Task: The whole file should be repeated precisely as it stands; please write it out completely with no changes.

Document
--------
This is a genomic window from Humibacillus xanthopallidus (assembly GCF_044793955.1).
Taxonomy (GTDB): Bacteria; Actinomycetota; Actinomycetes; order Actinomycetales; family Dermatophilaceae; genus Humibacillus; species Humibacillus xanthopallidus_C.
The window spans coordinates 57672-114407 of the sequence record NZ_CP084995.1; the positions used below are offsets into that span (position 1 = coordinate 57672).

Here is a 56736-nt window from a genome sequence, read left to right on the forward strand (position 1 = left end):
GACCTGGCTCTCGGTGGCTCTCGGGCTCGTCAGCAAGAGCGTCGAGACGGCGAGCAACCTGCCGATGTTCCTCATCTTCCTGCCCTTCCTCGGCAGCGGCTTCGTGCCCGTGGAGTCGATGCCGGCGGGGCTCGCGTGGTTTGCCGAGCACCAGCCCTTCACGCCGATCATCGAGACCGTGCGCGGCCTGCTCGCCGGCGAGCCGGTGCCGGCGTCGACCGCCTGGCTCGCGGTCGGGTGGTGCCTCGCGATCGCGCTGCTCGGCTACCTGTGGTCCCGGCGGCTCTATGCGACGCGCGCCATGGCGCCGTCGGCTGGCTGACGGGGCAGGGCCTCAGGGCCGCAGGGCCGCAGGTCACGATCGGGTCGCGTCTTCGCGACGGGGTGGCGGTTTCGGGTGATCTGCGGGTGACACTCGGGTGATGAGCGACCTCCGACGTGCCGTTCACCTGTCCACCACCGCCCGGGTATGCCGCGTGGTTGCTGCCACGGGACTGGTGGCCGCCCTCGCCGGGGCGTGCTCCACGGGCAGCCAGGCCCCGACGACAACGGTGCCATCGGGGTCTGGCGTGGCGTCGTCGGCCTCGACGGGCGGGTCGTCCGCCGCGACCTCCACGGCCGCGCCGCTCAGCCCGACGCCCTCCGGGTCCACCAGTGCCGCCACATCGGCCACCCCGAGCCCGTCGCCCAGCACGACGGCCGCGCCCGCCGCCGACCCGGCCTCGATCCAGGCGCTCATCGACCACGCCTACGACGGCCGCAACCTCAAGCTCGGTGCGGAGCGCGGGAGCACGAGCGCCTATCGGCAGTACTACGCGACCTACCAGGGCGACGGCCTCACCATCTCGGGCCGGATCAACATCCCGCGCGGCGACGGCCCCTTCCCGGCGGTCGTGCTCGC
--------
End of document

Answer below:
This is a genomic window from Humibacillus xanthopallidus (assembly GCF_044793955.1).
Taxonomy (GTDB): Bacteria; Actinomycetota; Actinomycetes; order Actinomycetales; family Dermatophilaceae; genus Humibacillus; species Humibacillus xanthopallidus_C.
The window spans coordinates 57672-114407 of the sequence record NZ_CP084995.1; the positions used below are offsets into that span (position 1 = coordinate 57672).

Here is a 56736-nt window from a genome sequence, read left to right on the forward strand (position 1 = left end):
GACCTGGCTCTCGGTGGCTCTCGGGCTCGTCAGCAAGAGCGTCGAGACGGCGAGCAACCTGCCGATGTTCCTCATCTTCCTGCCCTTCCTCGGCAGCGGCTTCGTGCCCGTGGAGTCGATGCCGGCGGGGCTCGCGTGGTTTGCCGAGCACCAGCCCTTCACGCCGATCATCGAGACCGTGCGCGGCCTGCTCGCCGGCGAGCCGGTGCCGGCGTCGACCGCCTGGCTCGCGGTCGGGTGGTGCCTCGCGATCGCGCTGCTCGGCTACCTGTGGTCCCGGCGGCTCTATGCGACGCGCGCCATGGCGCCGTCGGCTGGCTGACGGGGCAGGGCCTCAGGGCCGCAGGGCCGCAGGTCACGATCGGGTCGCGTCTTCGCGACGGGGTGGCGGTTTCGGGTGATCTGCGGGTGACACTCGGGTGATGAGCGACCTCCGACGTGCCGTTCACCTGTCCACCACCGCCCGGGTATGCCGCGTGGTTGCTGCCACGGGACTGGTGGCCGCCCTCGCCGGGGCGTGCTCCACGGGCAGCCAGGCCCCGACGACAACGGTGCCATCGGGGTCTGGCGTGGCGTCGTCGGCCTCGACGGGCGGGTCGTCCGCCGCGACCTCCACGGCCGCGCCGCTCAGCCCGACGCCCTCCGGGTCCACCAGTGCCGCCACATCGGCCACCCCGAGCCCGTCGCCCAGCACGACGGCCGCGCCCGCCGCCGACCCGGCCTCGATCCAGGCGCTCATCGACCACGCCTACGACGGCCGCAACCTCAAGCTCGGTGCGGAGCGCGGGAGCACGAGCGCCTATCGGCAGTACTACGCGACCTACCAGGGCGACGGCCTCACCATCTCGGGCCGGATCAACATCCCGCGCGGCGACGGCCCCTTCCCGGCGGTCGTGCTCGC